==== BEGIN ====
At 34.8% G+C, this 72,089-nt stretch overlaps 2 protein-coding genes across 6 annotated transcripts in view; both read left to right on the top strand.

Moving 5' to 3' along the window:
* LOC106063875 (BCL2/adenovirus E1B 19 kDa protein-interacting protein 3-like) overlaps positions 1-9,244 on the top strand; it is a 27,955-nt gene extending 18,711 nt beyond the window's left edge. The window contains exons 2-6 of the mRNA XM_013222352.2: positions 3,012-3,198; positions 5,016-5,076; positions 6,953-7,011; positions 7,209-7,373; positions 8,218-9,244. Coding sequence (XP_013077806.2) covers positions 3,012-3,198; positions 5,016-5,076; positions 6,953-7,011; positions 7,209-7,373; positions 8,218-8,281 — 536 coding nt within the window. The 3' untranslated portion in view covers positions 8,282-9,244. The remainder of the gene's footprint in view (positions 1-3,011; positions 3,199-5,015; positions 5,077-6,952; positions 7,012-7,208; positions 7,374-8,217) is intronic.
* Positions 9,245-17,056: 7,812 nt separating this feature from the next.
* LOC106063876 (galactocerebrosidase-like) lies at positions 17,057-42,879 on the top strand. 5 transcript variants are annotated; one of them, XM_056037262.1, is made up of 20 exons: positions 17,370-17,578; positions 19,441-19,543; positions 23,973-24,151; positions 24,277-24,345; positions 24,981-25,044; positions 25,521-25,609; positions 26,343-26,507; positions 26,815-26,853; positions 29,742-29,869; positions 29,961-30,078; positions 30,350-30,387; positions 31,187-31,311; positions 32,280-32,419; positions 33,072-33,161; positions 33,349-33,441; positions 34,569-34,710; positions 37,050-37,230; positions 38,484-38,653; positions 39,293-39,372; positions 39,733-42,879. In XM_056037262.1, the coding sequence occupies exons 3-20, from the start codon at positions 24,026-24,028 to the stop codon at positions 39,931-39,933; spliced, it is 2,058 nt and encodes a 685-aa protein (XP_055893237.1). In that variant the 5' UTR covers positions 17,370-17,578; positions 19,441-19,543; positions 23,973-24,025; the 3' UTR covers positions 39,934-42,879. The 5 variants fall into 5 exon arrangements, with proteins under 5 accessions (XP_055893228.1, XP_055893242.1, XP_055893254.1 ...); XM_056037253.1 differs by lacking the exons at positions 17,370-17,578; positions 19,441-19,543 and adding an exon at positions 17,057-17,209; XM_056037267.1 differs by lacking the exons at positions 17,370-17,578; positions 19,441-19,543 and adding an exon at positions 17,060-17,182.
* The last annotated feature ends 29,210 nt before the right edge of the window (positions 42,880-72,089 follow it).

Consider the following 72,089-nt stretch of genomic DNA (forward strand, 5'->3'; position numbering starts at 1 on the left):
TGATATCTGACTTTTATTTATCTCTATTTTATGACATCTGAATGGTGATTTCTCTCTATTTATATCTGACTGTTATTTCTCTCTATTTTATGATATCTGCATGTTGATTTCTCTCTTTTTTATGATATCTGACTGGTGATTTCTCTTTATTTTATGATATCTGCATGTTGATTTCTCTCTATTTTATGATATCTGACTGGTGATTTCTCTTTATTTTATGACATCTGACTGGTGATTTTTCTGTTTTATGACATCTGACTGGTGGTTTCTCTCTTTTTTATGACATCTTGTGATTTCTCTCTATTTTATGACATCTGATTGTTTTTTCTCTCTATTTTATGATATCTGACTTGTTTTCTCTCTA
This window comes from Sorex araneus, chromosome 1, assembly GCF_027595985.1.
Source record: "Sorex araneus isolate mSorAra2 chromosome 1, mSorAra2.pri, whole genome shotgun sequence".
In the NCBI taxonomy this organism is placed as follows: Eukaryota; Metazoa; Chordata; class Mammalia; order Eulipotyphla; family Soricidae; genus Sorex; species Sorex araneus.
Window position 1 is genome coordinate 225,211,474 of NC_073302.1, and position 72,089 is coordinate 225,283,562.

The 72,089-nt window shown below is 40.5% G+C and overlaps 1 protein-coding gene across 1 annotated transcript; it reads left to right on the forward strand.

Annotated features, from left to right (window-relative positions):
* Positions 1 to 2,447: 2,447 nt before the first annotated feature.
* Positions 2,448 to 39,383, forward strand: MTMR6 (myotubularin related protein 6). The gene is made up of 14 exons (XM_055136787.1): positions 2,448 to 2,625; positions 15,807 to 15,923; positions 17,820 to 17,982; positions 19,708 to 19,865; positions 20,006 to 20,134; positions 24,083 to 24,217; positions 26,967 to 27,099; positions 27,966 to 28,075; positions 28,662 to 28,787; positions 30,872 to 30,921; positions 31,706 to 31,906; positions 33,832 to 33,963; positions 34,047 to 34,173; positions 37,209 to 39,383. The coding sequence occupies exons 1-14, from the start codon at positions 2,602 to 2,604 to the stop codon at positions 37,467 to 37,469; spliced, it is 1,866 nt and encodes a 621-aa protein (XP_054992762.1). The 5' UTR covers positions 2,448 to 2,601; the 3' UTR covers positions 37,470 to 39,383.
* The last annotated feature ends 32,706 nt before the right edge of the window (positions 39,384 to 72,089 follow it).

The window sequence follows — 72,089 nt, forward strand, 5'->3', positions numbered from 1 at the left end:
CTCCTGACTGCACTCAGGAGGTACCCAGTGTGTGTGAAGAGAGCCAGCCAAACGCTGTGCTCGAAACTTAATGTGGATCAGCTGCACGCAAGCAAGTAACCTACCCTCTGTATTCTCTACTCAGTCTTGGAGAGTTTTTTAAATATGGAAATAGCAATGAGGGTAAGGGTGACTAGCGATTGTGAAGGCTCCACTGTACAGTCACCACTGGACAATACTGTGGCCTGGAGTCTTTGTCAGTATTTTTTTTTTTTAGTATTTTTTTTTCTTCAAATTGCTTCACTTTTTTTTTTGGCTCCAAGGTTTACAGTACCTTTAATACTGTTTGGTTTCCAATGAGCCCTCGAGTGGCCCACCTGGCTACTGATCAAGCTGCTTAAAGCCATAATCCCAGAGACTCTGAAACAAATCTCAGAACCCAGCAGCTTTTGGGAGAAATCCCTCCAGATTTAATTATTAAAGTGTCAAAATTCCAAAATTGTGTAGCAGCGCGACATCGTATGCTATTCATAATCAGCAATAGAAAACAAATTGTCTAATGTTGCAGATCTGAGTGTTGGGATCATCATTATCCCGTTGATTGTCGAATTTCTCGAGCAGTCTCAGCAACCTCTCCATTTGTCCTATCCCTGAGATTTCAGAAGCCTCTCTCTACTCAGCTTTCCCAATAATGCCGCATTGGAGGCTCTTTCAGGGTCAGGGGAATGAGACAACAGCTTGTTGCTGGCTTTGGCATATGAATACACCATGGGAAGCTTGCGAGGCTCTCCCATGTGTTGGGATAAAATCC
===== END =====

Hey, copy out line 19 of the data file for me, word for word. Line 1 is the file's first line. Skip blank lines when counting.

CTCCTGACTGCACTCAGGAGGTACCCAGTGTGTGTGAAGAGAGCCAGCCAAACGCTGTGCTCGAAACTTAATGTGGATCAGCTGCACGCAAGCAAGTAACCTACCCTCTGTATTCTCTACTCAGTCTTGGAGAGTTTTTTAAATATGGAAATAGCAATGAGGGTAAGGGTGACTAGCGATTGTGAAGGCTCCACTGTACAGTCACCACTGGACAATACTGTGGCCTGGAGTCTTTGTCAGTATTTTTTTTTTTTAGTATTTTTTTTTCTTCAAATTGCTTCACTTTTTTTTTTGGCTCCAAGGTTTACAGTACCTTTAATACTGTTTGGTTTCCAATGAGCCCTCGAGTGGCCCACCTGGCTACTGATCAAGCTGCTTAAAGCCATAATCCCAGAGACTCTGAAACAAATCTCAGAACCCAGCAGCTTTTGGGAGAAATCCCTCCAGATTTAATTATTAAAGTGTCAAAATTCCAAAATTGTGTAGCAGCGCGACATCGTATGCTATTCATAATCAGCAATAGAAAACAAATTGTCTAATGTTGCAGATCTGAGTGTTGGGATCATCATTATCCCGTTGATTGTCGAATTTCTCGAGCAGTCTCAGCAACCTCTCCATTTGTCCTATCCCTGAGATTTCAGAAGCCTCTCTCTACTCAGCTTTCCCAATAATGCCGCATTGGAGGCTCTTTCAGGGTCAGGGGAATGAGACAACAGCTTGTTGCTGGCTTTGGCATATGAATACACCATGGGAAGCTTGCGAGGCTCTCCCATGTGTTGGGATAAAATCC